Biodegradable & Non-Biodegradable

Biodegradable means that you can stick it in a hole in the ground, cover it up with mud, and some time later, it’ll disappear and become part of the soil! But how?

The bacteria in the soil loves feeding on all those things you put in the ground. They’re okay with the taste! Soon enough, your item will have disappeared. Most of the time, this process takes a long time to work, but don’t worry, it’ll happen gradually, but it’ll happen.

This feeding by bacteria is called decomposition (dee-com-po-zi-shin) and is very helpful in getting rid of waste. Unfortunately, not everything is biodegradable, and that’s why we need to manage our waste.

Some Biodegradable Things

  • Paper
  • Kitchen waste (rotten fruit, banana peels, old food)
  • Clothes (if made from cotton)

The thing you see most is – if it comes from nature, it can go back.

That’s why nature’s cycle never had the problem we suffer – waste overflow.

This is where non-biodegradable things come in. The stuff that isn’t directly from nature – like plastic – doesn’t biodegrade AT ALL.

We don’t know how to get rid of it, and that’s why everyone is trying their best to reduce the plastic in their surroundings.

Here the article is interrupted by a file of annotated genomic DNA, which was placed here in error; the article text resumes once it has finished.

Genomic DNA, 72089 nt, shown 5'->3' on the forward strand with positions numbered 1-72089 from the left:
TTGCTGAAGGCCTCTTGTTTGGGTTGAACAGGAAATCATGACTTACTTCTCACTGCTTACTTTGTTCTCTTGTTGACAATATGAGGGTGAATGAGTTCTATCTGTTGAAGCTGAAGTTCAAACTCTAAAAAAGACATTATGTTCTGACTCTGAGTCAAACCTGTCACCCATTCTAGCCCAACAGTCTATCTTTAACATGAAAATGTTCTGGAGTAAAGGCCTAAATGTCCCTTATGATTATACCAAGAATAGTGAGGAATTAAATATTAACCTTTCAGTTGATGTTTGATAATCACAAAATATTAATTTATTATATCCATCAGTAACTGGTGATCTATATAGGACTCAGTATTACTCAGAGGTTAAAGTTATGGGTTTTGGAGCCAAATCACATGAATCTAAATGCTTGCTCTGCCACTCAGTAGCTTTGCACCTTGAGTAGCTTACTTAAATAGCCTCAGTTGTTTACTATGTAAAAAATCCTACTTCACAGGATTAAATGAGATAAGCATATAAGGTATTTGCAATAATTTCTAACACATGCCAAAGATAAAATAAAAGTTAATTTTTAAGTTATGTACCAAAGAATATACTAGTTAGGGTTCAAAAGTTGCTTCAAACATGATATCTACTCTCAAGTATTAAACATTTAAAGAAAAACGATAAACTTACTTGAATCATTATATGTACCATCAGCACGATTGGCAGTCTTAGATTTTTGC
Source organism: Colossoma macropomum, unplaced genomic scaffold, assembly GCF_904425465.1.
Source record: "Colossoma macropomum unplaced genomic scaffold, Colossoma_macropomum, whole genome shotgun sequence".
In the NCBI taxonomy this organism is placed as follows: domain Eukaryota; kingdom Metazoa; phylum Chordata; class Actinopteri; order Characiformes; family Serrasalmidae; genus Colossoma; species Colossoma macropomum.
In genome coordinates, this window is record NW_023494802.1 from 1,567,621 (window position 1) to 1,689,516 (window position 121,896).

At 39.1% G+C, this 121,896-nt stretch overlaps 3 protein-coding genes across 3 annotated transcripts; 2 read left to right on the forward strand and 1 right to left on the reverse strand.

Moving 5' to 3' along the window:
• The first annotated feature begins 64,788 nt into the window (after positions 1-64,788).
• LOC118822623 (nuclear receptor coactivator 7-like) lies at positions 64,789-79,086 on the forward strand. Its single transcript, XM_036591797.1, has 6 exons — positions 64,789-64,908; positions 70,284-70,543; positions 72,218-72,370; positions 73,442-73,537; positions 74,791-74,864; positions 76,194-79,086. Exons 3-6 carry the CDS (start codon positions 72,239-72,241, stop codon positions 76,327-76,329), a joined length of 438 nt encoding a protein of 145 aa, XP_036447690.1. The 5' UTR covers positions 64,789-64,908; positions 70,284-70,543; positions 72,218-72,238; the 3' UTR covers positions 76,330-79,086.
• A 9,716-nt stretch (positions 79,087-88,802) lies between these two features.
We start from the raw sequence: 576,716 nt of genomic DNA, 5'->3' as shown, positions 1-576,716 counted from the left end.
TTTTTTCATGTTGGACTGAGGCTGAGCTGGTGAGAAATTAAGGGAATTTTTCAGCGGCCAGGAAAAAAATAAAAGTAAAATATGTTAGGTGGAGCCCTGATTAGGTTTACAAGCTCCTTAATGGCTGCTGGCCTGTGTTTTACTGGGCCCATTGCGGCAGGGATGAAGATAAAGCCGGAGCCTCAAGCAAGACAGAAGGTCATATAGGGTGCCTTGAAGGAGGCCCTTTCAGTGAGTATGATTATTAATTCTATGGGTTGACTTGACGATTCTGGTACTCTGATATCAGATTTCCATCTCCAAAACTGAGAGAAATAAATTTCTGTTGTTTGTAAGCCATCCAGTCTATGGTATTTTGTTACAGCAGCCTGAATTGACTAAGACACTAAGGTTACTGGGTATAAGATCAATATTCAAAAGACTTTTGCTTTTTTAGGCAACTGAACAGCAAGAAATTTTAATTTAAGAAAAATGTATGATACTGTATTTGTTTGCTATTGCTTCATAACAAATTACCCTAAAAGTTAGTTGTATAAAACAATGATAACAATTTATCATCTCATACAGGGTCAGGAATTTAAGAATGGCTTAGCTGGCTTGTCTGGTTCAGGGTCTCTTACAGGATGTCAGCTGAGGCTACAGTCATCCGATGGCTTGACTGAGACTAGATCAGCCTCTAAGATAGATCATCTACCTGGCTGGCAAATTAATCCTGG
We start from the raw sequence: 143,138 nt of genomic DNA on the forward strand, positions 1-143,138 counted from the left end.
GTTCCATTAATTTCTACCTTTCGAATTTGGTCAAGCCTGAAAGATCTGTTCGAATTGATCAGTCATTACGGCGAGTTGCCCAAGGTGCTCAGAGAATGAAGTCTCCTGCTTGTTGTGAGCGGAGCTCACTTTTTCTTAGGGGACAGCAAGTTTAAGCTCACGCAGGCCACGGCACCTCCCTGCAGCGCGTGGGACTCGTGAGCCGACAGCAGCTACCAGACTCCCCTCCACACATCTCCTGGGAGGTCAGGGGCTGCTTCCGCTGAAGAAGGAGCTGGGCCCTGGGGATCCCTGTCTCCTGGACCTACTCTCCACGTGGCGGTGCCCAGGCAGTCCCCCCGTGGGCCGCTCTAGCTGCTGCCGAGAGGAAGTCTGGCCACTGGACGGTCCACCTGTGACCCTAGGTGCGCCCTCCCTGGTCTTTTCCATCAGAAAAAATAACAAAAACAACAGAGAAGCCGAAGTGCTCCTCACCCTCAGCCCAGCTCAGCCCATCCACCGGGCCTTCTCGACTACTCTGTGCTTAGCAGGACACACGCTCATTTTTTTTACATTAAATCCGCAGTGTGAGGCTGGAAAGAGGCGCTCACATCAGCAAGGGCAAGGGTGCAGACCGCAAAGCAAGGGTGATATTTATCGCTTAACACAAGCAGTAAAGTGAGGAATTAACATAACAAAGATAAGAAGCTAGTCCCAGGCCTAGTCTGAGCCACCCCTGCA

Some Non-biodegradable Things

  • Plastic products
  • Metal scraps and used tins
  • Computer hardware (e-waste)
  • Styrofoam
  • Thermocol

Scientists and environmentalists all over the world are trying to find the solution to this problem. From plastic-eating-worms to making roads out of plastic waste, they all are putting in major efforts to reduce waste.

Did you really need a brand new copy of a book – instead of buying one second-hand? Do you really require that many pens and pencil cases? Do you really think taking a plastic bag won’t have an impact on earth? Well, it will.

Remember that saving earth starts and ends with you.


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